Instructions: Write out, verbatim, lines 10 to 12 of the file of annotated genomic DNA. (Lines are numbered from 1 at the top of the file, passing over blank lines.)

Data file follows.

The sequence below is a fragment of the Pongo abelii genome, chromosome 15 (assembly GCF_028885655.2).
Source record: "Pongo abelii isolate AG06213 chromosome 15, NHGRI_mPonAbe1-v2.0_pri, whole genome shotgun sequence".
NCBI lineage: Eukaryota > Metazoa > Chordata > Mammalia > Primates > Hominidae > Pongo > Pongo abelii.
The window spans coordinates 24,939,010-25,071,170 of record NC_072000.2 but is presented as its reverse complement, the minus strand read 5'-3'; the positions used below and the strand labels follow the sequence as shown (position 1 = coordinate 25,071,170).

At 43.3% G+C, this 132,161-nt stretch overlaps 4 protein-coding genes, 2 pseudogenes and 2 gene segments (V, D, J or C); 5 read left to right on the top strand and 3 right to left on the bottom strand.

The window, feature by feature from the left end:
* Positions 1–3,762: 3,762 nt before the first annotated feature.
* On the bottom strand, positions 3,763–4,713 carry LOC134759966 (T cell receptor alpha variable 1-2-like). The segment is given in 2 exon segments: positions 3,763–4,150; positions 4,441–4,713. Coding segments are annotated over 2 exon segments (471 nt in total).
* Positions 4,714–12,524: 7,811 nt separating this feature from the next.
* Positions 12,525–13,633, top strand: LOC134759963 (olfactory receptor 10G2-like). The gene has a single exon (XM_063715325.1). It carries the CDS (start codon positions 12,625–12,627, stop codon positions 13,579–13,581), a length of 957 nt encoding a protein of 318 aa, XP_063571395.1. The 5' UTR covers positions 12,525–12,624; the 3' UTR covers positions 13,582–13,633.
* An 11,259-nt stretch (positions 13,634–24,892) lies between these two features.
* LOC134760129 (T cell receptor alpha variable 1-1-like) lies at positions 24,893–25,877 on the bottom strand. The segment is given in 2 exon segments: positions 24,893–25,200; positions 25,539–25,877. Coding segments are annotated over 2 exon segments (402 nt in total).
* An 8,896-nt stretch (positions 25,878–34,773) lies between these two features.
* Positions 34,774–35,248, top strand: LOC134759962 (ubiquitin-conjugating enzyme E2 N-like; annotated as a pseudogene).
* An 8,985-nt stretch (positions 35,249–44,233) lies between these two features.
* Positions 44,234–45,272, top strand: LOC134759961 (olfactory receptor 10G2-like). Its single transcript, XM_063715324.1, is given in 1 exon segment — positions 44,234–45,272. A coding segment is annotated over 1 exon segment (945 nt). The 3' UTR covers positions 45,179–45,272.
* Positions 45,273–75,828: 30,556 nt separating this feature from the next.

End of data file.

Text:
* Positions 12,525–13,633, top strand: LOC134759963 (olfactory receptor 10G2-like). The gene has a single exon (XM_063715325.1). It carries the CDS (start codon positions 12,625–12,627, stop codon positions 13,579–13,581), a length of 957 nt encoding a protein of 318 aa, XP_063571395.1. The 5' UTR covers positions 12,525–12,624; the 3' UTR covers positions 13,582–13,633.
* An 11,259-nt stretch (positions 13,634–24,892) lies between these two features.
* LOC134760129 (T cell receptor alpha variable 1-1-like) lies at positions 24,893–25,877 on the bottom strand. The segment is given in 2 exon segments: positions 24,893–25,200; positions 25,539–25,877. Coding segments are annotated over 2 exon segments (402 nt in total).